My Darling E
It's the Fifth of December and it would have been your birthday today.
Still is, I suppose, because none of us can choose - or change - the day we come into this world.
And that's how it stays forever.
Even though I didn't get to know you until some years later, I'm very glad you were born that day, because my life would have been immeasurably poorer if we had never met.
I am very aware it's the first time in exactly fifty years that we haven't been together to celebrate your birthday.
So today has been particularly tough remembering what has been - and can never be again.
Charlotte and Ivan, Adrian and Nikki, and Darcy, Caitlin, Reuben and Harriet came over yesterday and stayed overnight, so that we could all be together.
Darcy, Caitlin and Reuben were very aware that today was your birthday. And I know that is something they will now never forget. Harriet, too, when she is a couple of more years older.
The three of them have not forgotten Oma and can recognise you in photographs taken even quite a few years ago.
Darcy has her own special framed photograph of you in her bedroom.
And she packed it in her case herself when she knew she was coming here this weekend.
Others have been thinking of you too on this special day.
Mary rang twice to say she wanted me to know that you and I were both very much in her thoughts.
'The first one is the worst one,' she said in another context, speaking of her own experience.
Sitting here in the quiet of the evening after everyone has gone, I understand what she means.
There were two lovely cards in the post yesterday morning.
Inside one the message was...
We're thinking of you especially at this time - the weekend of dear Eileen's birthday.
Marilyn and Richard xxx'
And the other one read...
Just wanted to let you know I'll be thinking of you and Eileen tomorrow and remembering many Happy Birthdays we shared.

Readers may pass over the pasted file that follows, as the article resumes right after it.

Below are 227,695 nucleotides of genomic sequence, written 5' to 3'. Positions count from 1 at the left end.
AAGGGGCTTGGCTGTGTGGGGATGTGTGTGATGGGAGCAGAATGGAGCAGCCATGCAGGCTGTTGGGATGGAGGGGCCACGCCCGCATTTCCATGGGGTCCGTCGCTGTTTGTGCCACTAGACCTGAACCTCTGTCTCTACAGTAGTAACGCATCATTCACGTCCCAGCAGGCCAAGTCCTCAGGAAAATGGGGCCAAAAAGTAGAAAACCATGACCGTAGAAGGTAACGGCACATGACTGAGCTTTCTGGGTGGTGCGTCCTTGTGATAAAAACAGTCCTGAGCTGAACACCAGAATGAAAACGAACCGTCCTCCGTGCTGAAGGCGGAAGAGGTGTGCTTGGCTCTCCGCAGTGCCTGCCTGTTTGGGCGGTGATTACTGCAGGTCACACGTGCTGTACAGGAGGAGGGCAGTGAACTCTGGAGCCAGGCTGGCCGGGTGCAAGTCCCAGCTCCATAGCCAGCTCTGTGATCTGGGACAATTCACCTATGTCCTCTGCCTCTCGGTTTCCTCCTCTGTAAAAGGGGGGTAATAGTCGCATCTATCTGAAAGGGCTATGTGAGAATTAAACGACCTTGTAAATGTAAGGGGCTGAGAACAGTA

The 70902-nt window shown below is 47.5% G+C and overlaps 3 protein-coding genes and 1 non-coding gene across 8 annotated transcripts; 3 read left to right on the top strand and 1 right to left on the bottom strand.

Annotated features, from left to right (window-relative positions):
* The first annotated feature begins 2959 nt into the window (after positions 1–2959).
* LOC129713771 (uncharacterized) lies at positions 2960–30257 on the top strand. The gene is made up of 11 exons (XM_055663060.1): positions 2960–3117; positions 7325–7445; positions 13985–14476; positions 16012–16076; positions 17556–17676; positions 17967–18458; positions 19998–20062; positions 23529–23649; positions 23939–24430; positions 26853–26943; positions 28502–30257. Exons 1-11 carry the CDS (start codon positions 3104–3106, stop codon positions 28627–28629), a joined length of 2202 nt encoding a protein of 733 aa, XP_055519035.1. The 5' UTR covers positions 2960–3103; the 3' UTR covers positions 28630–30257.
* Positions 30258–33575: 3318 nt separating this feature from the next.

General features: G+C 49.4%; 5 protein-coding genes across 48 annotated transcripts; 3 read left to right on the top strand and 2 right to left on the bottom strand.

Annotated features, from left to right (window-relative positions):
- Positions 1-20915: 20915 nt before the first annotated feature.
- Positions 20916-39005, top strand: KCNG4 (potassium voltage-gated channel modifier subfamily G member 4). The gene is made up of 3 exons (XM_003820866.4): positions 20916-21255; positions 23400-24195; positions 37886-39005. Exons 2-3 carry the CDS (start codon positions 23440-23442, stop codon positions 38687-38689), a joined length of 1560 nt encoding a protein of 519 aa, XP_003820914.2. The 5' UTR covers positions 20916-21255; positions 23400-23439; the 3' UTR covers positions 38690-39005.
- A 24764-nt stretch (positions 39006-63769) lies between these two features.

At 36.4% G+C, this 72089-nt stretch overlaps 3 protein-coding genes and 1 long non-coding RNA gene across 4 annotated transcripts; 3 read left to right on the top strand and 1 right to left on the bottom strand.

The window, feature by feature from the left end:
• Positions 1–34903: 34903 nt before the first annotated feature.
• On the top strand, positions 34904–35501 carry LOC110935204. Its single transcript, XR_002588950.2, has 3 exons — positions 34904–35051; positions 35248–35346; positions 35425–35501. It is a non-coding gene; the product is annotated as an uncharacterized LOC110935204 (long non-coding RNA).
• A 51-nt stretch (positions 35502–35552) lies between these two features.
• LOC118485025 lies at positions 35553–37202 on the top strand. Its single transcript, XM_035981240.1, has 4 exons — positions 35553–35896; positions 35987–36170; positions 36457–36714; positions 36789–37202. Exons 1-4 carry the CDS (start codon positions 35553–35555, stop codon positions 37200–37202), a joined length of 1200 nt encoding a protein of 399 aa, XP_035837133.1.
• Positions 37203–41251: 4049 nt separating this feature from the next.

Much love xx
You never were very happy with being the centre of attention on your birthday, or a lot of fuss being made of you.
That was especially so this time last year.
But let me pick out a birthday memory on a lighter note, which you may well have forgotten about.
It was early in our relationship.
Do remember I was still living at '72' and so was still 'the boy next door.'
That cold, dark Fifth of December evening, as I left '72' to come to see you, I was aware of music come from just up the road.
It was the local Salvation Army and they were making their way down Onslow Gardens, playing carols and knocking on doors with their collection tins.
Well it was just a few weeks to Christmas.
So, instead of going straight into '74' I walked up and had a chat with the person in charge.
By the time they reached the gate of '74' I was already inside and had kissed the birthday girl and wished her 'Happy Birthday'.
When one of the collectors knocked on the door, your mother and father (as if on cue) insisted we went to the front door with them to listen to the carols.
When the band had finished the carol they were playing, the leader called for silence and asked if there was anyone there called 'Eileen'.
When you said that it was you, they immediately launched into a rousing rendition of 'Happy Birthday'.
It had already cost me a ten shilling contribution to their collecting tin - a lot of money in those day - but the look on your face was priceless.
You did make me pay for it by playing hard to get for the rest of the evening.
Well, for half-an-hour at least.
You always said, my love, that you hated being born at the dark miserable end of the year.
And that if you ever came back to this world, you wanted your birthday to be at the height of summer, when the sky was blue, the sun was warm and there was colour everywhere.
Well would that you could - and that your wish would come true.
Because no-one deserves it more - in return for all sunshine, laughter and sparkle you brought to our lives.
A lot of people have been thinking about you today - and missing you.
All my love